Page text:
Focusing on compound exercises increases the efficiency of your workout and also provides you with more functional strength. In real life, no muscle ever works alone. They’re all connected—so focusing on exercises that bring together complementary muscles will help you improve your overall strength! 

If you want to work out like an NFL athlete, follow these steps to boost your fitness and feel like a champ when your workout is over. Can’t do it at home? Download the MINDBODY app to find the perfect studio to help you fulfill your football fitness goals!

Interested in how SF compares to KC in wellness? Check out our MINDBODY Wellness Index Big Game Matchup 2020.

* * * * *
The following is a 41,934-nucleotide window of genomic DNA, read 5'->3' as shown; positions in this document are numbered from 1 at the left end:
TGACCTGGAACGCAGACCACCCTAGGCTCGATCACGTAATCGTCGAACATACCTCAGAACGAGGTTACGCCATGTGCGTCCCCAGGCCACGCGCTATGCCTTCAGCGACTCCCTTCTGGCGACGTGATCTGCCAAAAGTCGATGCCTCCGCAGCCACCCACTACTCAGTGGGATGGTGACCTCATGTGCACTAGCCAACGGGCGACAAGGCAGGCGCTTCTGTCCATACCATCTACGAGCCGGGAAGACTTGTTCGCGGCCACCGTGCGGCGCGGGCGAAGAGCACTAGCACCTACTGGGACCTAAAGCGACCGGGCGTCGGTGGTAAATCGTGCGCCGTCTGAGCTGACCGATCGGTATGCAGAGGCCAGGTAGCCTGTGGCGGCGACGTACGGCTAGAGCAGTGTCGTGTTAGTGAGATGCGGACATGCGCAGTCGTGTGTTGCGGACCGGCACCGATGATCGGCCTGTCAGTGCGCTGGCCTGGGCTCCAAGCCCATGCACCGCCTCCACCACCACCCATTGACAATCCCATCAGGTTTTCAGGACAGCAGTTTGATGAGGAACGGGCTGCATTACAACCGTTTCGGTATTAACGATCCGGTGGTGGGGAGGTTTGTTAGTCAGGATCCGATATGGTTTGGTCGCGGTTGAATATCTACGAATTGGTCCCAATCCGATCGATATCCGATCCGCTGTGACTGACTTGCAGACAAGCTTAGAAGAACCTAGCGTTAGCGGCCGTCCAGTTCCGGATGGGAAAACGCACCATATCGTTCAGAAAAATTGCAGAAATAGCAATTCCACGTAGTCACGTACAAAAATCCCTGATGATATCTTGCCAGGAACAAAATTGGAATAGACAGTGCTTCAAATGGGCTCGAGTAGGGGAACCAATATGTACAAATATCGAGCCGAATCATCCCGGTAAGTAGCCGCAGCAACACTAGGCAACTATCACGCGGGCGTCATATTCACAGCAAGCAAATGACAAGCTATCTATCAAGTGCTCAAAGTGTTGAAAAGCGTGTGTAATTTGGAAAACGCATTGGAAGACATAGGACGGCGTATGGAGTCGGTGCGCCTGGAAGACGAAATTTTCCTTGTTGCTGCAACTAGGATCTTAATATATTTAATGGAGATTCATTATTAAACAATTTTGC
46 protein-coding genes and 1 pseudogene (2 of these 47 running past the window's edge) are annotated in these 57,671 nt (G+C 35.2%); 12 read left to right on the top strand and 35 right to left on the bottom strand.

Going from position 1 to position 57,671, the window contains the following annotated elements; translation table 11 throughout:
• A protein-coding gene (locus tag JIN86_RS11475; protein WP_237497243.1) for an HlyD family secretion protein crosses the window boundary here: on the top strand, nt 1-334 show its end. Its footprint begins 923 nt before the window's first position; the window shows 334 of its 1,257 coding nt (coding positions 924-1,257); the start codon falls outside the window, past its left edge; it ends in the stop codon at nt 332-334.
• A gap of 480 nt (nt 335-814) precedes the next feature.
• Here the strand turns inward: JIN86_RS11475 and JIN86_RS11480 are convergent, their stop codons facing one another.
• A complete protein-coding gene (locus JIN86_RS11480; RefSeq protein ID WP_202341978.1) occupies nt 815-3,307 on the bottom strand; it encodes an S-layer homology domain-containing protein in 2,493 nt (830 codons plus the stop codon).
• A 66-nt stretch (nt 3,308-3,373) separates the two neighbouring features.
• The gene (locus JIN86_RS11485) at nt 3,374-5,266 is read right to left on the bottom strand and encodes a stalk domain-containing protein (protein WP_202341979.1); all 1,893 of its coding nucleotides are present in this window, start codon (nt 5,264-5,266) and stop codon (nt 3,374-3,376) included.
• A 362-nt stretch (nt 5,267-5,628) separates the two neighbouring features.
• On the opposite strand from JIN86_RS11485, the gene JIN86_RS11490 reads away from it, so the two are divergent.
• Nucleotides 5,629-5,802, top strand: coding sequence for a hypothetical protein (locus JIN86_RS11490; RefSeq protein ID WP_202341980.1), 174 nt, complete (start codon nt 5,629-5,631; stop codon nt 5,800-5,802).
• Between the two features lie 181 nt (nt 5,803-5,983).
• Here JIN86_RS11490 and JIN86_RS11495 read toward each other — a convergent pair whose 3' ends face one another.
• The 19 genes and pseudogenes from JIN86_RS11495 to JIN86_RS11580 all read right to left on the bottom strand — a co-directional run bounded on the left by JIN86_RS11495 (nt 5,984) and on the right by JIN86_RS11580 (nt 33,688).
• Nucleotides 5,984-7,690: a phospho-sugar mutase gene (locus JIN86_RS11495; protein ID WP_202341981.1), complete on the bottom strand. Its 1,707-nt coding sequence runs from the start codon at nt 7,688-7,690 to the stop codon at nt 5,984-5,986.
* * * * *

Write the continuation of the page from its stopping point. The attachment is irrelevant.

Mindbody team logo
Written by
Mindbody Team
Editors & Educators
About the author
We're here to provide you with the latest and greatest, tried and true wellness experiences and advice to help you live life to the fullest. From nourishing recipes and travel tips to finding the perfect sweat routine or wellness regimen—we cover it all. And if we haven't yet, it's definitely on the way.
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Fitness
Published Wednesday Jul 28, 2021 by Bree Lewis

Sweat Redemption: 5 Tips for Getting Back Into Your Hot Yoga Practice

Yoga
Fitness
Expert Advice

If you’ve ever taken a hot yoga class, you know it’s always going to be one thing—outrageously hot. Not the “let’s hang by the pool and get that sun-kissed glow” kind of hot either. I’m talking that “I can't believe I have this much sweat in my body” and “I may or may not pass out” kind of hot. It’s nothing to mess around with, and after a year or so of not being able to go, it’s easy to forget just how serious that heat can be.